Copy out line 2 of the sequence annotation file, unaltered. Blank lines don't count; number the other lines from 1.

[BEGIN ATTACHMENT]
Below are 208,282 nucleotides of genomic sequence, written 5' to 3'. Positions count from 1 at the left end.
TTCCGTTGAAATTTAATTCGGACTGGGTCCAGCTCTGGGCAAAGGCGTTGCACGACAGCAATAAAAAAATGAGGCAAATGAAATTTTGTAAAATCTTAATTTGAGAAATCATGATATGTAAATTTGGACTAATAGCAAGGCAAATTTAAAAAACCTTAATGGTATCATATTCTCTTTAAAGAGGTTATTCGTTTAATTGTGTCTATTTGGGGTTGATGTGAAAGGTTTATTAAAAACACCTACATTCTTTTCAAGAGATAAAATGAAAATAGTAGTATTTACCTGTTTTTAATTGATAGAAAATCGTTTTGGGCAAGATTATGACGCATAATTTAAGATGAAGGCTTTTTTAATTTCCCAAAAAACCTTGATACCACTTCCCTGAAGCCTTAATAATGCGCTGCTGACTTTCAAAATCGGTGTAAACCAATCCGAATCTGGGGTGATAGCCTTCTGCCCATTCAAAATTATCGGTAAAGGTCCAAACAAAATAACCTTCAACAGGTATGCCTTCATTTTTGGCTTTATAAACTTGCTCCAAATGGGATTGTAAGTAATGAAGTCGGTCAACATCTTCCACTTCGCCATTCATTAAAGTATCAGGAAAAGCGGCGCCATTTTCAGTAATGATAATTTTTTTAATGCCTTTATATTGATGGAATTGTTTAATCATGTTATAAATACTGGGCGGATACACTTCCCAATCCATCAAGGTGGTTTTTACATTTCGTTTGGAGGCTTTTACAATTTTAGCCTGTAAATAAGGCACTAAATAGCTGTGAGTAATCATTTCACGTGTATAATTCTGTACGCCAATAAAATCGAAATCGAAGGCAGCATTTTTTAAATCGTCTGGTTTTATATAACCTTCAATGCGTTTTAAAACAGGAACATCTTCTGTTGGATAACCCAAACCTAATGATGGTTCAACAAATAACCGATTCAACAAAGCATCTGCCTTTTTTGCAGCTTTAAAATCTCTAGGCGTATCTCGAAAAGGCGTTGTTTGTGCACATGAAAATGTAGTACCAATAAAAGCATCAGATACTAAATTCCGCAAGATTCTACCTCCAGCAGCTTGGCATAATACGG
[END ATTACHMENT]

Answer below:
TTCCGTTGAAATTTAATTCGGACTGGGTCCAGCTCTGGGCAAAGGCGTTGCACGACAGCAATAAAAAAATGAGGCAAATGAAATTTTGTAAAATCTTAATTTGAGAAATCATGATATGTAAATTTGGACTAATAGCAAGGCAAATTTAAAAAACCTTAATGGTATCATATTCTCTTTAAAGAGGTTATTCGTTTAATTGTGTCTATTTGGGGTTGATGTGAAAGGTTTATTAAAAACACCTACATTCTTTTCAAGAGATAAAATGAAAATAGTAGTATTTACCTGTTTTTAATTGATAGAAAATCGTTTTGGGCAAGATTATGACGCATAATTTAAGATGAAGGCTTTTTTAATTTCCCAAAAAACCTTGATACCACTTCCCTGAAGCCTTAATAATGCGCTGCTGACTTTCAAAATCGGTGTAAACCAATCCGAATCTGGGGTGATAGCCTTCTGCCCATTCAAAATTATCGGTAAAGGTCCAAACAAAATAACCTTCAACAGGTATGCCTTCATTTTTGGCTTTATAAACTTGCTCCAAATGGGATTGTAAGTAATGAAGTCGGTCAACATCTTCCACTTCGCCATTCATTAAAGTATCAGGAAAAGCGGCGCCATTTTCAGTAATGATAATTTTTTTAATGCCTTTATATTGATGGAATTGTTTAATCATGTTATAAATACTGGGCGGATACACTTCCCAATCCATCAAGGTGGTTTTTACATTTCGTTTGGAGGCTTTTACAATTTTAGCCTGTAAATAAGGCACTAAATAGCTGTGAGTAATCATTTCACGTGTATAATTCTGTACGCCAATAAAATCGAAATCGAAGGCAGCATTTTTTAAATCGTCTGGTTTTATATAACCTTCAATGCGTTTTAAAACAGGAACATCTTCTGTTGGATAACCCAAACCTAATGATGGTTCAACAAATAACCGATTCAACAAAGCATCTGCCTTTTTTGCAGCTTTAAAATCTCTAGGCGTATCTCGAAAAGGCGTTGTTTGTGCACATGAAAATGTAGTACCAATAAAAGCATCAGATACTAAATTCCGCAAGATTCTACCTCCAGCAGCTTGGCATAATACGG